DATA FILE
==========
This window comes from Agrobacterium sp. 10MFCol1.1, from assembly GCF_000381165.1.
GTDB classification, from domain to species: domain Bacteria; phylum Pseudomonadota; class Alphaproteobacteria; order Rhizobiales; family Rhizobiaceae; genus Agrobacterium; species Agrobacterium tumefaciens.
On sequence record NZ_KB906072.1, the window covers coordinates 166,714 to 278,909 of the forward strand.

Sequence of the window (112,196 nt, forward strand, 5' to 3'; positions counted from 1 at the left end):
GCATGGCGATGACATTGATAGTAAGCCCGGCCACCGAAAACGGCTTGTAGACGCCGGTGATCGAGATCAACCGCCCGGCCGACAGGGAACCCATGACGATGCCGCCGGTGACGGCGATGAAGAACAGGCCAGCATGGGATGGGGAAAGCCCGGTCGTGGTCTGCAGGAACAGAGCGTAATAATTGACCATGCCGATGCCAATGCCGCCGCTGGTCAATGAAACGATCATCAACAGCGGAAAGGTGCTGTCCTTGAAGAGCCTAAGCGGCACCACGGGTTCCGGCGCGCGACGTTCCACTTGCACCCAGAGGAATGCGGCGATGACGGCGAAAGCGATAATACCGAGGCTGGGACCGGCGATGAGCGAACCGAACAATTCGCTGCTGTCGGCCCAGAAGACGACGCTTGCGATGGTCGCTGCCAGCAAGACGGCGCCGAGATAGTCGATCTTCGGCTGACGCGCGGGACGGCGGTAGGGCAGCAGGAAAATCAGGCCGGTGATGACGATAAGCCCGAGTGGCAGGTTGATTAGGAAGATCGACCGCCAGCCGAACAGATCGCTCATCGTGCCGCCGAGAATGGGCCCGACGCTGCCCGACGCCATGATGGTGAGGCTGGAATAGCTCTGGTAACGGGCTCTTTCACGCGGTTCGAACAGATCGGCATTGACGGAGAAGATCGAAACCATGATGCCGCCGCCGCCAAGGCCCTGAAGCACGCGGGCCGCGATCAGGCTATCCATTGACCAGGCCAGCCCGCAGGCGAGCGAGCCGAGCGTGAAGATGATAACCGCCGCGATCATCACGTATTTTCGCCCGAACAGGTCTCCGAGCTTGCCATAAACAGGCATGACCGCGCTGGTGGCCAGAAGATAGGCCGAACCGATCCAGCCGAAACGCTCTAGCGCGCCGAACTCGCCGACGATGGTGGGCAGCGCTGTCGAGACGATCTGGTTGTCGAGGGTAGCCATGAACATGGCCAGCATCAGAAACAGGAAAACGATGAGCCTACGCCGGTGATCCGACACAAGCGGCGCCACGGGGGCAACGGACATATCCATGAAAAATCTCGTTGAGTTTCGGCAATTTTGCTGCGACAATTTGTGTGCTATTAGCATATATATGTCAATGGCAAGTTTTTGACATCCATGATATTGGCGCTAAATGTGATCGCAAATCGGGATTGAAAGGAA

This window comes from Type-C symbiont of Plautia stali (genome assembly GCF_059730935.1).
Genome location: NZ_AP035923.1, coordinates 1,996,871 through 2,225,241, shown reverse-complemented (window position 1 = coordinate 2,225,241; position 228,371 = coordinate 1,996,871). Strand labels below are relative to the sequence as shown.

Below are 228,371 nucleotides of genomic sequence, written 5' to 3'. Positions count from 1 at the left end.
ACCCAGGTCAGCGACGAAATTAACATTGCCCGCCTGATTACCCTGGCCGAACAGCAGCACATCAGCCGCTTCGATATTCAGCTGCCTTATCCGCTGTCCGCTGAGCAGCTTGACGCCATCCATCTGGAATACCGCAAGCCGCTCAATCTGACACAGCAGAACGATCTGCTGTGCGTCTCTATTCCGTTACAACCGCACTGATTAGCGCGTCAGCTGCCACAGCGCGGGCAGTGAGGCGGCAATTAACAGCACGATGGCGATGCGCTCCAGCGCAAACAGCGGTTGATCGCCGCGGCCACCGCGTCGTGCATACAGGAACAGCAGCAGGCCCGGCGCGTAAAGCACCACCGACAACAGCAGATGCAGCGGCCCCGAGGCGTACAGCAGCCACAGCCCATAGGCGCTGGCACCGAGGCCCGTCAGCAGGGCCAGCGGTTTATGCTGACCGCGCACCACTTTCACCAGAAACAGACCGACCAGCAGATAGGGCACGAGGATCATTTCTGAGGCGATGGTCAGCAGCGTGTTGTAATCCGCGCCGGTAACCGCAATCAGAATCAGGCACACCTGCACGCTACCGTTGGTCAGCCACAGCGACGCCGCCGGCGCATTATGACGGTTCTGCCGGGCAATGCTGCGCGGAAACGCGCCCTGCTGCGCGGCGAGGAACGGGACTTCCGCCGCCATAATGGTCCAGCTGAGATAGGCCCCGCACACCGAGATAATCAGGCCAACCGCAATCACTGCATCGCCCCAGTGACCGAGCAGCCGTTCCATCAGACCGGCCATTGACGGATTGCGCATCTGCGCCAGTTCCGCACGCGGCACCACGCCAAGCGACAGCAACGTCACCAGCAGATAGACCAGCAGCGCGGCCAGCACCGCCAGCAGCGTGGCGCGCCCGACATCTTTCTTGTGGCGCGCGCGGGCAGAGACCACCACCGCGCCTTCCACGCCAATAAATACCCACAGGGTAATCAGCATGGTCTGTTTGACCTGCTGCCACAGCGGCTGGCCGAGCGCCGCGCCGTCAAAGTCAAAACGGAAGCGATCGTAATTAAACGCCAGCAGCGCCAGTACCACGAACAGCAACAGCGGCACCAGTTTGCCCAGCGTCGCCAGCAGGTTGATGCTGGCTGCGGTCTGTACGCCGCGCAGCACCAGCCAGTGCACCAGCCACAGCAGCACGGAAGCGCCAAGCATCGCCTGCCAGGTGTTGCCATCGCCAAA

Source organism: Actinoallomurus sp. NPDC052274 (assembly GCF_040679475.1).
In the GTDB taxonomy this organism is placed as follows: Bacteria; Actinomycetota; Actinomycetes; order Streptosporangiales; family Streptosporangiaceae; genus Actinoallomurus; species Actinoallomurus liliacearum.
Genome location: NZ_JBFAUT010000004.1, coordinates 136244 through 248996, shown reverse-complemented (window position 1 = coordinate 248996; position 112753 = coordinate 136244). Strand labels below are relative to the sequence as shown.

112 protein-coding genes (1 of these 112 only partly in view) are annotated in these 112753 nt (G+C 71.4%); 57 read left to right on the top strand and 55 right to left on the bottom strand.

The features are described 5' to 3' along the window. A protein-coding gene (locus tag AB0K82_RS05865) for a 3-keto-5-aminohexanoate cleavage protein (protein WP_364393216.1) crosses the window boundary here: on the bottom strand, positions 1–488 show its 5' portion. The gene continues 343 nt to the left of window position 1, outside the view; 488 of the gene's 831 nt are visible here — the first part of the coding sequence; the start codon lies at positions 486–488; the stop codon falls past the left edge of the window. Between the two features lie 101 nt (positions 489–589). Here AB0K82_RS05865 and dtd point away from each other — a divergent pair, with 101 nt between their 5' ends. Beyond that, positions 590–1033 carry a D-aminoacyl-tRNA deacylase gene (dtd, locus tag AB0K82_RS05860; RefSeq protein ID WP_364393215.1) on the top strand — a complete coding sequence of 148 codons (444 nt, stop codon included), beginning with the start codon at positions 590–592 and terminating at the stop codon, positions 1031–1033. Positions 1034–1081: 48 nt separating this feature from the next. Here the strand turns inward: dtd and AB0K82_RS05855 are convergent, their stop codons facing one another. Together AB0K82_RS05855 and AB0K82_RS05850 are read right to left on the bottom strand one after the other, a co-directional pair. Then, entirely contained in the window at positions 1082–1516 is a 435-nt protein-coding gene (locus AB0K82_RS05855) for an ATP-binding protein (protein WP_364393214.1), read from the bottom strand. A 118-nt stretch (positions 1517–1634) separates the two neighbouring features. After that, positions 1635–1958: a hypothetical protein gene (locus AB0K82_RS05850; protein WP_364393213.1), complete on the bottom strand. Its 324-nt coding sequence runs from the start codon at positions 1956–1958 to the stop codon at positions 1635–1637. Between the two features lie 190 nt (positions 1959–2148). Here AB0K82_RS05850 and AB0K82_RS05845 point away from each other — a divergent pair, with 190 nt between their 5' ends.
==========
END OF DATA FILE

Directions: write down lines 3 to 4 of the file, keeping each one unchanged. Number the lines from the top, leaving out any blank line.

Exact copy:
On sequence record NZ_KB906072.1, the window covers coordinates 166,714 to 278,909 of the forward strand.

Sequence of the window (112,196 nt, forward strand, 5' to 3'; positions counted from 1 at the left end):